The Independent Voice of Southern Methodist University Since 1915

The Daily Campus

The Daily Campus

The Independent Voice of Southern Methodist University Since 1915

The Daily Campus

The Independent Voice of Southern Methodist University Since 1915

The Daily Campus

SMU students gather around a bucket of markers to write an encouraging note to put in “Welcome to the Shelter” kits at event in mid-April on SMU’s campus.
Dallas homeless recovery center, The Bridge, is a home
Morgan Shiver, Contributor • June 20, 2024
Instagram

Embracing moderation

Why do we laugh at moderation? When I look back on a university theater’s production of Enemy of the People I once saw, I remember laughing hysterically at the character that touted moderation. Every time another character would come up with some brilliantly severe idea, he would inevitably chime in, “Moderation, moderation,” and the audience would burst into laughter. Why?

I think the reason was this character was so easily taken advantage of. In many cases, moderation makes one a tool that others can utilize to their own advantage. Besides that, at least in Enemy of the People, the moderate was hopelessly alone. In the end, none of the other characters really cared what he thought, said or did. No one was willing to compromise. This is very sad because moderation is the most rational political stance. Not the most heroic or gallant, but definitely the most rational, and arguably the most noble.

Imagine a completely liberal world. Nothing is illegal (except for wanting to make something illegal), and everyone does their own thing regardless of how it affects anyone else. If I want to drive two hundred miles an hour down the highway, I do it. If I want to drive the wrong way down the highway, I do it. Everyone is a liberal. Everyone is free to do what he or she wants and make their own choices. (Except for the people driving in front of me.)

On the other hand, imagine a completely conservative world. We still cast votes with pottery shards because that is the way the Greeks did it. Everyone and their dog has held political office because that is the way the Greeks did it. We all go to the same church (which long ago lost any real spirituality). We all know our place in society, and only some of us are actually citizens. When we go to other countries we should learn as much as we can from them (as long as our conclusion is that our way is better). You get the point.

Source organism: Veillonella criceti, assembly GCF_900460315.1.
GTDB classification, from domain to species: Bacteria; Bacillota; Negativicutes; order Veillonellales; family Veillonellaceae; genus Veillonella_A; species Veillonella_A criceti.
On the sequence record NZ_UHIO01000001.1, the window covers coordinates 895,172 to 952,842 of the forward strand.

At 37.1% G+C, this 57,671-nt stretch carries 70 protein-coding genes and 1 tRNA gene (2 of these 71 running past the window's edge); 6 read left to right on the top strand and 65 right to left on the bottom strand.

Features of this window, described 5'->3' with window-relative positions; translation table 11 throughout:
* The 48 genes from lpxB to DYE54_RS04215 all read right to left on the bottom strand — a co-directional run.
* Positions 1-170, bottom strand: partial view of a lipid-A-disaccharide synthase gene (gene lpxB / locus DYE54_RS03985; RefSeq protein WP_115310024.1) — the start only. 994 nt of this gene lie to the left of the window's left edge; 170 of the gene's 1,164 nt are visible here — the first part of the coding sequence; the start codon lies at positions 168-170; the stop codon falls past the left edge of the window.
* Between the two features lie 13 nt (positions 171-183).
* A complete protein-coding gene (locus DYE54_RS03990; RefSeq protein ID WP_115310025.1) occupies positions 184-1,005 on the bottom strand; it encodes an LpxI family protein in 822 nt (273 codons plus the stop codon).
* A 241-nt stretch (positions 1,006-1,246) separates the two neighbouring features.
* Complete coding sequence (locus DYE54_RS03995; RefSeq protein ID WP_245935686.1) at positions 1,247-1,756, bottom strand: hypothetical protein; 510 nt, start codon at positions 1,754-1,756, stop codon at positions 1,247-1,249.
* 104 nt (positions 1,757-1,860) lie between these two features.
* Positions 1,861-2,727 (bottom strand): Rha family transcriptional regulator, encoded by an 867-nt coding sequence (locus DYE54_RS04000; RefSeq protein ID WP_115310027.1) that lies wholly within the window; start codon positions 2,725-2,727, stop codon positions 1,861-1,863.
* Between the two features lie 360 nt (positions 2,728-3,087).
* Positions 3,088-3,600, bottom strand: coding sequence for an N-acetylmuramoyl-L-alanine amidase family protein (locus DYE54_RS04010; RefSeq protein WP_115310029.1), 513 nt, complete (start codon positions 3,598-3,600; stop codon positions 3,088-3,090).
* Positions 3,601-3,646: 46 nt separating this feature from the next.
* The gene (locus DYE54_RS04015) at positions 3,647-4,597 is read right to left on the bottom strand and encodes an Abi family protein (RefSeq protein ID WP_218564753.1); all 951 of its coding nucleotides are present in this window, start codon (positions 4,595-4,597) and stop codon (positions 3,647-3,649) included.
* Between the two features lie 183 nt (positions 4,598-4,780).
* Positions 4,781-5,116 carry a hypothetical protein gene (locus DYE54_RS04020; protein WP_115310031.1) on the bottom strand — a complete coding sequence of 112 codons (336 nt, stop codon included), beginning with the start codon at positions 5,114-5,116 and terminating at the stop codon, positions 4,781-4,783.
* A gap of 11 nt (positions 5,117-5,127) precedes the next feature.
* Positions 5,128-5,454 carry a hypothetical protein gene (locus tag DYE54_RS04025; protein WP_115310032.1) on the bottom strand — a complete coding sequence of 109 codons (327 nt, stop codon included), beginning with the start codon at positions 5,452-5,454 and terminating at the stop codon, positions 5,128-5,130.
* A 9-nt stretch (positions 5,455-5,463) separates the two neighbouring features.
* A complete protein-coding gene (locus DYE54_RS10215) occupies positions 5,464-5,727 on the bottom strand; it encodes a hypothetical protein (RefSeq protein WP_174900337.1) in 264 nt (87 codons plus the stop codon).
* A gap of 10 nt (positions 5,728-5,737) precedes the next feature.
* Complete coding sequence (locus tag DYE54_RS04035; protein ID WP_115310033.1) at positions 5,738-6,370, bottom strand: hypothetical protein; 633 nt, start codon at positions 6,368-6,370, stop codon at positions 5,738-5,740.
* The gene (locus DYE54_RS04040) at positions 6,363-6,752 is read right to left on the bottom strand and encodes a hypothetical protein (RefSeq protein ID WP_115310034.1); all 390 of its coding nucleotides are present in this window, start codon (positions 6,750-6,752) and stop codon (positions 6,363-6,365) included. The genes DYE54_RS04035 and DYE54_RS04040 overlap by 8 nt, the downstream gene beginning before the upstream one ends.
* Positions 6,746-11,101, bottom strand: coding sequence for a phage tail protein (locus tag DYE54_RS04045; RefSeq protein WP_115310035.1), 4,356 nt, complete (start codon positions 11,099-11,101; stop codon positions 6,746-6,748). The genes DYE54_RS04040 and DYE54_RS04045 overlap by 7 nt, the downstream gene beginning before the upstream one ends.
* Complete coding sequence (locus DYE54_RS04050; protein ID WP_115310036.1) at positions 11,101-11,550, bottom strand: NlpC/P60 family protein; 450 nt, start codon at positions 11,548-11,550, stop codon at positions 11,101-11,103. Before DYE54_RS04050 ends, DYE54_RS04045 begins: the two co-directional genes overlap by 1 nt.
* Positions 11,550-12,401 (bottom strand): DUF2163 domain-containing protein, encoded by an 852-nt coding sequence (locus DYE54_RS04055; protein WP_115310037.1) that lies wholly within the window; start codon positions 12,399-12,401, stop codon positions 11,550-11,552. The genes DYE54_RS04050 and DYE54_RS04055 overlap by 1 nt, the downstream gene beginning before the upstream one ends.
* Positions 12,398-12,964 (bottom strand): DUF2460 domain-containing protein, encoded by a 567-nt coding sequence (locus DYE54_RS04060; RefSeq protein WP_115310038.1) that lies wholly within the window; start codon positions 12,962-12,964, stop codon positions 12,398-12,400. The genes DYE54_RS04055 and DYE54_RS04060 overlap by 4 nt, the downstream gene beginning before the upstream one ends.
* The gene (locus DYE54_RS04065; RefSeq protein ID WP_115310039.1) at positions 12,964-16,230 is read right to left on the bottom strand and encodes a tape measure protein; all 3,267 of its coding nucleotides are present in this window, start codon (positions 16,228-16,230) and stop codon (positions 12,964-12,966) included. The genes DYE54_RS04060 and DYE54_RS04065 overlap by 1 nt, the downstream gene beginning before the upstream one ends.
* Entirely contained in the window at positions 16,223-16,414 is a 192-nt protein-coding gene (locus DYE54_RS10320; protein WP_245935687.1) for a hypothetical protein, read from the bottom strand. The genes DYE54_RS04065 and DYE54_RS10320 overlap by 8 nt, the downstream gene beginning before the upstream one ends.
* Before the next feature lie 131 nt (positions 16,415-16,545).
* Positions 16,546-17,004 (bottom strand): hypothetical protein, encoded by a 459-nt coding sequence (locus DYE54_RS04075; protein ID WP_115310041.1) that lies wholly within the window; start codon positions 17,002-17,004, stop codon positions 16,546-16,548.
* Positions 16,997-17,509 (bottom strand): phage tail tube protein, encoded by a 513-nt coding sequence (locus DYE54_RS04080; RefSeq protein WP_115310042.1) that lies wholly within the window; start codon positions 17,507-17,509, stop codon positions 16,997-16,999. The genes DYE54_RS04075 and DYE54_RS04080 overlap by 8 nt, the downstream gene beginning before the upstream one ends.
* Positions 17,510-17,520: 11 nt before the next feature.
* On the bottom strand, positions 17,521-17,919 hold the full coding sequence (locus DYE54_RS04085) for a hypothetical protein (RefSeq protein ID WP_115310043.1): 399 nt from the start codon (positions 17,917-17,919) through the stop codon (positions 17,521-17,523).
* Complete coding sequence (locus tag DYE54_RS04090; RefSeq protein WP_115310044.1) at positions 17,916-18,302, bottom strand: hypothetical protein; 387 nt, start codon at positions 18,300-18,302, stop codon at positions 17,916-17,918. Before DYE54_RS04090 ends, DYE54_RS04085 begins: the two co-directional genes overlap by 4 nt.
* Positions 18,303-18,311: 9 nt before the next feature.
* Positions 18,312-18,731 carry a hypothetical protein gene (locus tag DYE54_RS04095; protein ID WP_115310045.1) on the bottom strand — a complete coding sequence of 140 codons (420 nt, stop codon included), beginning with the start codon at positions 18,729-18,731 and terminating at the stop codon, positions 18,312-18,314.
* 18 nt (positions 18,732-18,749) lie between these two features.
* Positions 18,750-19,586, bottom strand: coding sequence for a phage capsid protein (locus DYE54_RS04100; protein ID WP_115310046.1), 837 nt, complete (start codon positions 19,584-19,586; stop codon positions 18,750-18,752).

Luckily, we live in a fairly moderate world. Sure, you can count the number of individual moderates you know on one hand, but collectively, America is a moderate place. Ever since 1860 there has been a constant back and forth sway of conservative/liberal, Republican/Democrat rule. Sometimes one party is in power longer than the other, and sometimes one party rules the executive while the other rules the legislative. They even themselves out in the long run. Basically, the moment we make a move in one direction, the other party comes into power and limits the effect of the move.

This is why I love our two-party system. Sure, I hate all the annoying campaigning, candidate-bashing and angry scowls around Election Day. (I even hate the stupid Facebook line that asks what your political views are.) Maybe I hate the system, but I love the effect of it. Because ultimately, it seems to me that the two-party system slows the liberals down and prods the conservatives along. It moderates us.

In the end, it may not matter too much how far left or how far right you are. I still find it odd that so few of us actually embrace moderation before all of the twisting of arms and underhanded political deals finally force compromise, but at least compromise is made.

However, even if the end result is the same, it sure seems like we could save a lot of time and money by making all the compromises in our own hearts and minds, voting and acting moderately from the get-go.

Matt Brumit is a junior Humanities major. He can be reached for comment at [email protected].

More to Discover